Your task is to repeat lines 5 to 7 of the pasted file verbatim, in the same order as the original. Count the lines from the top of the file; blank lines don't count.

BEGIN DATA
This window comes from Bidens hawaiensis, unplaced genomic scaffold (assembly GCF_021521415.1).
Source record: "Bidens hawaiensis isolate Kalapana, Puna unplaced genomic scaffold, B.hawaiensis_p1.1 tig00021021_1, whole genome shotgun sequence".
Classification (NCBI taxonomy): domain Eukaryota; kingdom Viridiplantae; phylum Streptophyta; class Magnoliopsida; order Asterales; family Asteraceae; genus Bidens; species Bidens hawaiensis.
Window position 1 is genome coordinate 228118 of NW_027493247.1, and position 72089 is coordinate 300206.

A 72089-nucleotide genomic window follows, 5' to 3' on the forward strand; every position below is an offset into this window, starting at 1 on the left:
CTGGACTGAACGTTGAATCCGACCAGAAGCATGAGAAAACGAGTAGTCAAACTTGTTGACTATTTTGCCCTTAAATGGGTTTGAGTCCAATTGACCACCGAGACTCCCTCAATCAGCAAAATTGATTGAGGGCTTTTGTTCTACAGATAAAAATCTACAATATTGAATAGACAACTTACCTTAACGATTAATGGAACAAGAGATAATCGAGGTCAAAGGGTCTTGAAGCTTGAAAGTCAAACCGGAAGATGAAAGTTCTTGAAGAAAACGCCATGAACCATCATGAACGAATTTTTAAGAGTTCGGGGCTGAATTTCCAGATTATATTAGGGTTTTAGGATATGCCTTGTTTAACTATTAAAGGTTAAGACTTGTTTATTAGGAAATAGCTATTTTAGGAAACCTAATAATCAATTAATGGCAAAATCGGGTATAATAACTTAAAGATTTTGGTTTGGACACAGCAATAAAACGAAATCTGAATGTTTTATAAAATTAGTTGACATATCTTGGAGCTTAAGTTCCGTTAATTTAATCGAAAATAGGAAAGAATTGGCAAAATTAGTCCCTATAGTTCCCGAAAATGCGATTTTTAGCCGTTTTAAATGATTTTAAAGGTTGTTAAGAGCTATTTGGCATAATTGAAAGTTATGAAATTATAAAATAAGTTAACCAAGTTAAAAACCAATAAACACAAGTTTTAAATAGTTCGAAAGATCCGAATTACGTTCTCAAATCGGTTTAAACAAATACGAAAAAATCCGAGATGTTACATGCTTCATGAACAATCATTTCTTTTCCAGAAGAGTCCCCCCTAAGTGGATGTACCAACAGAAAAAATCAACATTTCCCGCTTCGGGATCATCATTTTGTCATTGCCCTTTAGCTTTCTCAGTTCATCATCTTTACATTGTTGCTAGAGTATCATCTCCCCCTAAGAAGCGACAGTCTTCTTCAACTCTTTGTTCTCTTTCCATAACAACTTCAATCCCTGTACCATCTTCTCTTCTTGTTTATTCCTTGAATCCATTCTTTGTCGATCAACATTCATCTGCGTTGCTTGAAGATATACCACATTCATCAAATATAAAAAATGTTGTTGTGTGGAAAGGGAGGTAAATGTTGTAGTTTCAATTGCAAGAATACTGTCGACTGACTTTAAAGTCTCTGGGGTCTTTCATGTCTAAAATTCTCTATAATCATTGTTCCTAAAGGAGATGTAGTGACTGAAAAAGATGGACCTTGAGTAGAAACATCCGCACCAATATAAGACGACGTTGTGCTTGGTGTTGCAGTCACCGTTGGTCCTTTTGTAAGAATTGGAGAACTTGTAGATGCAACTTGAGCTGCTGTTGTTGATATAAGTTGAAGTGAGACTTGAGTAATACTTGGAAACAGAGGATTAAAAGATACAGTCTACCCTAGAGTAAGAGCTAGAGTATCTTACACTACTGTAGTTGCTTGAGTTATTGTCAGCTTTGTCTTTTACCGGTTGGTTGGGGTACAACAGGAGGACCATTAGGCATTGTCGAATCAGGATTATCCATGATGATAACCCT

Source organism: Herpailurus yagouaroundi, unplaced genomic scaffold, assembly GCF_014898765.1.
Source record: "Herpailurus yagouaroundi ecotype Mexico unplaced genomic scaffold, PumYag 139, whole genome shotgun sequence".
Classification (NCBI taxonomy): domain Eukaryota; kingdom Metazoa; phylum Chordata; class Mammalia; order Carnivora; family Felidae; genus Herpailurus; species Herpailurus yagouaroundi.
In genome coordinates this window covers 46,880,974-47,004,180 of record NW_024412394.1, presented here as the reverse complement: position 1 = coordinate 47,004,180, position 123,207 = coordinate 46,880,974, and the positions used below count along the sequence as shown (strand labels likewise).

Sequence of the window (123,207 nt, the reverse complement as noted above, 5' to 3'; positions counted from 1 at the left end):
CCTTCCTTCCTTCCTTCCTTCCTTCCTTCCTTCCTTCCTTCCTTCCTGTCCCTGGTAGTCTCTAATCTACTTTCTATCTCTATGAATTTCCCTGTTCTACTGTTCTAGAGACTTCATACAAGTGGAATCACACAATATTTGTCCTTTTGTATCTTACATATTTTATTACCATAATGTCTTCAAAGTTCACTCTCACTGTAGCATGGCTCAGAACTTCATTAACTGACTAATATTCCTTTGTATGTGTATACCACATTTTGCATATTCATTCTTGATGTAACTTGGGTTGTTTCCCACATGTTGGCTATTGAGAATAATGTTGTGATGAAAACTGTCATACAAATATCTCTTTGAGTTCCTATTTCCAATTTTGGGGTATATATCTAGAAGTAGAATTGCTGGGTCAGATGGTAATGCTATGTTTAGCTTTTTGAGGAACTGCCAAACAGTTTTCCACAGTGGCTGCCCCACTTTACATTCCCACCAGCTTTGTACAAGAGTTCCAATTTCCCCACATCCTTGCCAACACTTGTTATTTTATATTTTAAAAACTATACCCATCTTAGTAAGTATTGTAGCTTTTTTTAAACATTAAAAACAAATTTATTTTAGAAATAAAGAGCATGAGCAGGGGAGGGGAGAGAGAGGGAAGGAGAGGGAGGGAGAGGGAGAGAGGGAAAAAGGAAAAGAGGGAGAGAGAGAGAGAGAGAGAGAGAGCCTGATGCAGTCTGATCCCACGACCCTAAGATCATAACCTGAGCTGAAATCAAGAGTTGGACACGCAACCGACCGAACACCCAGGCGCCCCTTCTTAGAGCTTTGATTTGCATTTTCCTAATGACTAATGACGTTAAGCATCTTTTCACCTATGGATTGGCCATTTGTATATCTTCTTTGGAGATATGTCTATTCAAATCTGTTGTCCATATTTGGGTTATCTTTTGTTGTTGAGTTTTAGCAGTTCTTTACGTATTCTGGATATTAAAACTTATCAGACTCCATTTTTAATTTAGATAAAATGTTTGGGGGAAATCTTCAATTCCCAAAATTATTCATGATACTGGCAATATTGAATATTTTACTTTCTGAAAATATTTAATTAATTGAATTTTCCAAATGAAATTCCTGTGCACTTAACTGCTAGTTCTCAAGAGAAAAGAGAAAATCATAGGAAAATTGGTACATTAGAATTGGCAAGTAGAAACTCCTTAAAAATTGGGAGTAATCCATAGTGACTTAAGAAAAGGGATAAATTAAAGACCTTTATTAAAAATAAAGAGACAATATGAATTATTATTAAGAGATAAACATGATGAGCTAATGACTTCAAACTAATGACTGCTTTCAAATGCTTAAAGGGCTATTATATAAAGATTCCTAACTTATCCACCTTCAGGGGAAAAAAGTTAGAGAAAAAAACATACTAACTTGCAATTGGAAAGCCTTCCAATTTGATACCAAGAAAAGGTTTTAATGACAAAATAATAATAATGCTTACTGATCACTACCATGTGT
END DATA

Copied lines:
A 72089-nucleotide genomic window follows, 5' to 3' on the forward strand; every position below is an offset into this window, starting at 1 on the left:
CTGGACTGAACGTTGAATCCGACCAGAAGCATGAGAAAACGAGTAGTCAAACTTGTTGACTATTTTGCCCTTAAATGGGTTTGAGTCCAATTGACCACCGAGACTCCCTCAATCAGCAAAATTGATTGAGGGCTTTTGTTCTACAGATAAAAATCTACAATATTGAATAGACAACTTACCTTAACGATTAATGGAACAAGAGATAATCGAGGTCAAAGGGTCTTGAAGCTTGAAAGTCAAACCGGAAGATGAAAGTTCTTGAAGAAAACGCCATGAACCATCATGAACGAATTTTTAAGAGTTCGGGGCTGAATTTCCAGATTATATTAGGGTTTTAGGATATGCCTTGTTTAACTATTAAAGGTTAAGACTTGTTTATTAGGAAATAGCTATTTTAGGAAACCTAATAATCAATTAATGGCAAAATCGGGTATAATAACTTAAAGATTTTGGTTTGGACACAGCAATAAAACGAAATCTGAATGTTTTATAAAATTAGTTGACATATCTTGGAGCTTAAGTTCCGTTAATTTAATCGAAAATAGGAAAGAATTGGCAAAATTAGTCCCTATAGTTCCCGAAAATGCGATTTTTAGCCGTTTTAAATGATTTTAAAGGTTGTTAAGAGCTATTTGGCATAATTGAAAGTTATGAAATTATAAAATAAGTTAACCAAGTTAAAAACCAATAAACACAAGTTTTAAATAGTTCGAAAGATCCGAATTACGTTCTCAAATCGGTTTAAACAAATACGAAAAAATCCGAGATGTTACATGCTTCATGAACAATCATTTCTTTTCCAGAAGAGTCCCCCCTAAGTGGATGTACCAACAGAAAAAATCAACATTTCCCGCTTCGGGATCATCATTTTGTCATTGCCCTTTAGCTTTCTCAGTTCATCATCTTTACATTGTTGCTAGAGTATCATCTCCCCCTAAGAAGCGACAGTCTTCTTCAACTCTTTGTTCTCTTTCCATAACAACTTCAATCCCTGTACCATCTTCTCTTCTTGTTTATTCCTTGAATCCATTCTTTGTCGATCAACATTCATCTGCGTTGCTTGAAGATATACCACATTCATCAAATATAAAAAATGTTGTTGTGTGGAAAGGGAGGTAAATGTTGTAGTTTCAATTGCAAGAATACTGTCGACTGACTTTAAAGTCTCTGGGGTCTTTCATGTCTAAAATTCTCTATAATCATTGTTCCTAAAGGAGATGTAGTGACTGAAAAAGATGGACCTTGAGTAGAAACATCCGCACCAATATAAGACGACGTTGTGCTTGGTGTTGCAGTCACCGTTGGTCCTTTTGTAAGAATTGGAGAACTTGTAGATGCAACTTGAGCTGCTGTTGTTGATATAAGTTGAAGTGAGACTTGAGTAATACTTGGAAACAGAGGATTAAAAGATACAGTCTACCCTAGAGTAAGAGCTAGAGTATCTTACACTACTGTAGTTGCTTGAGTTATTGTCAGCTTTGTCTTTTACCGGTTGGTTGGGGTACAACAGGAGGACCATTAGGCATTGTCGAATCAGGATTATCCATGATGATAACCCT

Source organism: Herpailurus yagouaroundi, unplaced genomic scaffold, assembly GCF_014898765.1.